I met a fellow at a wedding the other day and he introduced himself as an engineer who helps build satellites for Boeing. Very cool. As an English PhD student one would not expect I would have the wherewithal for a long, involved, interesting conversation with someone from that walk of life but, as I told him, I wrote my first seminar paper on Galileo. Specifically on his sense of humor. Curiosity piqued, he asked me to explain a bit, which I did; the contents of those anecdotes I may save for a future blog-post. But where things got interesting was: later in the course of the reception, after the dinner plates had been cleared, he asked me if it was true that, as Galileo stood on the scaffold, so to speak, to recant the hypothesis that the sun revolves around the earth, he said under his breath “but it really does” or some such.
What fascinated me about this quotation of an anecdote, I did not realize until later, was the volumes is peaks on what we want our heroes to be. Not content with Galileo being one of the greatest minds of his age; one of the greatest minds of all time; one of the greatest combinations of theoretical and applied scientific inquiry… What did he want Galileo to be but a hero? Or rather: a friend.We want to look at Galileo’s support of the Catholic church over and above his support of philosophical inquiry and say that it was not genuine somehow. There is a kind of loneliness in being forced to cope with the alternative.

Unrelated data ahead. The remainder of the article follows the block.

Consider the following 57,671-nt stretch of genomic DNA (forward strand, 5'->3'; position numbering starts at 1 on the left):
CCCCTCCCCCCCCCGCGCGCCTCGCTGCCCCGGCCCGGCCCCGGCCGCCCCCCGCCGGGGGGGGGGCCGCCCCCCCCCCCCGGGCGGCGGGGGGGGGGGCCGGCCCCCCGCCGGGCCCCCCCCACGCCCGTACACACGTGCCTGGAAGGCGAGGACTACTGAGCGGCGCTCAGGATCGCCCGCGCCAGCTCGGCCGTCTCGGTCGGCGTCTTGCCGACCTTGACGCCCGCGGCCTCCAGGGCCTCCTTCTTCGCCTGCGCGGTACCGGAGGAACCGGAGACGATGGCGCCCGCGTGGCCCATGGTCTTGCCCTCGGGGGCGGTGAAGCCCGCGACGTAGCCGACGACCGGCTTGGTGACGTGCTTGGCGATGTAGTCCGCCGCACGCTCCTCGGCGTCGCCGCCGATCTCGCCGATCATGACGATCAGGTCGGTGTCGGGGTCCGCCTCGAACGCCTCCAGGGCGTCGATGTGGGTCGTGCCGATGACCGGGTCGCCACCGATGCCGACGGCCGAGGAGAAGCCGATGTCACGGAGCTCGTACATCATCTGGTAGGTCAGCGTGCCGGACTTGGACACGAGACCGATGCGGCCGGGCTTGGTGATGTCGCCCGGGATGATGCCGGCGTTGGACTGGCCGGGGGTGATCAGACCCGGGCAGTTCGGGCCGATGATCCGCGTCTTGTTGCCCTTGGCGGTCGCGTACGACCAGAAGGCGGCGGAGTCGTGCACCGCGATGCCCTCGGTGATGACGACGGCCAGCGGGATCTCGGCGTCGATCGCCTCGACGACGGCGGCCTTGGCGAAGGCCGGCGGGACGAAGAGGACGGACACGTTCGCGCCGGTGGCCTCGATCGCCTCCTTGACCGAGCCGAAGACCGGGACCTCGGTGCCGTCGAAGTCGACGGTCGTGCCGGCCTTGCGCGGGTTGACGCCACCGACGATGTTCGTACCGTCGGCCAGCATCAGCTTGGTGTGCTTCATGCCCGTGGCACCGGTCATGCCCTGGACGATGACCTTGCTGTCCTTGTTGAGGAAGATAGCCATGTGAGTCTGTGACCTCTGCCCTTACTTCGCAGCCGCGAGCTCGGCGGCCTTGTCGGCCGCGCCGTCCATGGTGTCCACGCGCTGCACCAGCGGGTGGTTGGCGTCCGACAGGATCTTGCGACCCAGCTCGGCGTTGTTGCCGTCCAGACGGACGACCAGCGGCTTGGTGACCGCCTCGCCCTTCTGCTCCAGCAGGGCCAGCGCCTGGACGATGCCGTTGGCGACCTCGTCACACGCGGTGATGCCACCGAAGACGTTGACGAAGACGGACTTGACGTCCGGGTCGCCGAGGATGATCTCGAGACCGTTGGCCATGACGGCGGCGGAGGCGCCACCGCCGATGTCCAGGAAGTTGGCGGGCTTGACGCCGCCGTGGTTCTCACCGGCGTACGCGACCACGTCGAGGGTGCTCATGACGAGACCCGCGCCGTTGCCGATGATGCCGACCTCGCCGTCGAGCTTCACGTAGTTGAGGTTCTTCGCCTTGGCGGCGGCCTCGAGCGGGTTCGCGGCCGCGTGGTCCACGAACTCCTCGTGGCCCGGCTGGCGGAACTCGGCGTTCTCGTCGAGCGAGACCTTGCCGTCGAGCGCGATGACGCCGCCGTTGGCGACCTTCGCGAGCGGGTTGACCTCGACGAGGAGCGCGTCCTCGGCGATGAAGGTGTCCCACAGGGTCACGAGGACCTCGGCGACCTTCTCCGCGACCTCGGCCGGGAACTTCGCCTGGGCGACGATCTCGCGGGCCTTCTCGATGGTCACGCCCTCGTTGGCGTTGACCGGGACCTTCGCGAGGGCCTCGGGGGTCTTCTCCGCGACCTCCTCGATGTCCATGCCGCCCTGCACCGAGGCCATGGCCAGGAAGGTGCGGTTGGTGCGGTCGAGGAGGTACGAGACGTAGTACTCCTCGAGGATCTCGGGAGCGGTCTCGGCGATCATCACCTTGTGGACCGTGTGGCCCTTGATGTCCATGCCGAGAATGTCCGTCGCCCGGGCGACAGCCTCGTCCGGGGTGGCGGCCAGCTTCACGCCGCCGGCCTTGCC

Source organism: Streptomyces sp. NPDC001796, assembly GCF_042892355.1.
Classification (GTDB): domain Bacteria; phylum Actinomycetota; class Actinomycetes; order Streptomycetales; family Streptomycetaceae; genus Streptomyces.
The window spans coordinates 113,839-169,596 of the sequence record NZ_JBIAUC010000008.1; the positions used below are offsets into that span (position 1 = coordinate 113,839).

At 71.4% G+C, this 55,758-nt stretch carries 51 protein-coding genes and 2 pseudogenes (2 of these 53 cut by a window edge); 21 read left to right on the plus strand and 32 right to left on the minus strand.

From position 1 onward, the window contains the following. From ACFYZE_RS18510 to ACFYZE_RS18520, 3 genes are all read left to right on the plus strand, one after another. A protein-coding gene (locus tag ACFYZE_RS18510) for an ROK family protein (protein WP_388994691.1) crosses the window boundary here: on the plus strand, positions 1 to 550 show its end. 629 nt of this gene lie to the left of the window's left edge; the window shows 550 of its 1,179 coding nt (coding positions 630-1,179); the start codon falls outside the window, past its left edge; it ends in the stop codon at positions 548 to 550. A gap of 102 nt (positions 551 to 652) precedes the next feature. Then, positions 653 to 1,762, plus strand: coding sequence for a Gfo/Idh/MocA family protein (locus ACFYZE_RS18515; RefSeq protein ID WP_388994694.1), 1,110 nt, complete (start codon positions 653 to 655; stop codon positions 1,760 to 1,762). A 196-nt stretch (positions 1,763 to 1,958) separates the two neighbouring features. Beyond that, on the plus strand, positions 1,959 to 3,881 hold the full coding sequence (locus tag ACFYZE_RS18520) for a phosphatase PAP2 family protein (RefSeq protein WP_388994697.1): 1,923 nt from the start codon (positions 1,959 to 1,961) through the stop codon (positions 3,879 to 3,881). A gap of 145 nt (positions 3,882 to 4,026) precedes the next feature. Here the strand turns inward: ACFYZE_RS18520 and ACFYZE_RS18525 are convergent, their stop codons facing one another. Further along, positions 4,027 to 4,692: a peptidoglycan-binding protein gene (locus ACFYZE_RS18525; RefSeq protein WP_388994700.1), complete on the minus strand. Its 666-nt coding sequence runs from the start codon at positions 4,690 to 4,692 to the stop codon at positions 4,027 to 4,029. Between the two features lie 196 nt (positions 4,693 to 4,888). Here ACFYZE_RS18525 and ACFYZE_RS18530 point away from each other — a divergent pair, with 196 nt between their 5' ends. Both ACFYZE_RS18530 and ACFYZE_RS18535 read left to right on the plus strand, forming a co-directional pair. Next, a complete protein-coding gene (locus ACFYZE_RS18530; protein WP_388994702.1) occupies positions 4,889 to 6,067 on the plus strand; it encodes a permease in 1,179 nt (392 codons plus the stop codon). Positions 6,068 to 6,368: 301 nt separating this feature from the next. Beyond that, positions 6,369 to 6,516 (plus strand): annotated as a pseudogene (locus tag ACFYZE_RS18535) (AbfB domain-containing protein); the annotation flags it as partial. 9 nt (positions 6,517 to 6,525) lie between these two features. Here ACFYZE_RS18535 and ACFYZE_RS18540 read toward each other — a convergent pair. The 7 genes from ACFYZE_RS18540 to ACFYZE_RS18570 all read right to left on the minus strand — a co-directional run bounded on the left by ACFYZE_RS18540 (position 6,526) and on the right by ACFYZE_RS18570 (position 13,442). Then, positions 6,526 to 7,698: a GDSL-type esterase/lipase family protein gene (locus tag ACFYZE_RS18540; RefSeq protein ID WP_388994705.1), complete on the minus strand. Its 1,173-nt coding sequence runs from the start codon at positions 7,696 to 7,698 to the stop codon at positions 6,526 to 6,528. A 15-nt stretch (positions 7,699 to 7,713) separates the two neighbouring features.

But before that, what I first said to this man, this engineer, this interlocutor, was that it would be extremely difficult to determine if such an anecdote were real because it was so obviously polemical in its implications. That the more interesting aspect of that story is why it was told at all.
It is indeed difficult to come to terms with the possibility that your hero does not share certain values with you; does not share certain loyalties with you; would not like you if you met. That is a lonely thought. But perhaps it is lonelier still to require of our heroes that they also be our saints; and to require of our saints that they be like us–or like our best selves. That way lies narcissism.
Too often we ask our stories to confirm us in our beliefs rather than helping us find our way to new beliefs or to newer, better versions of beliefs.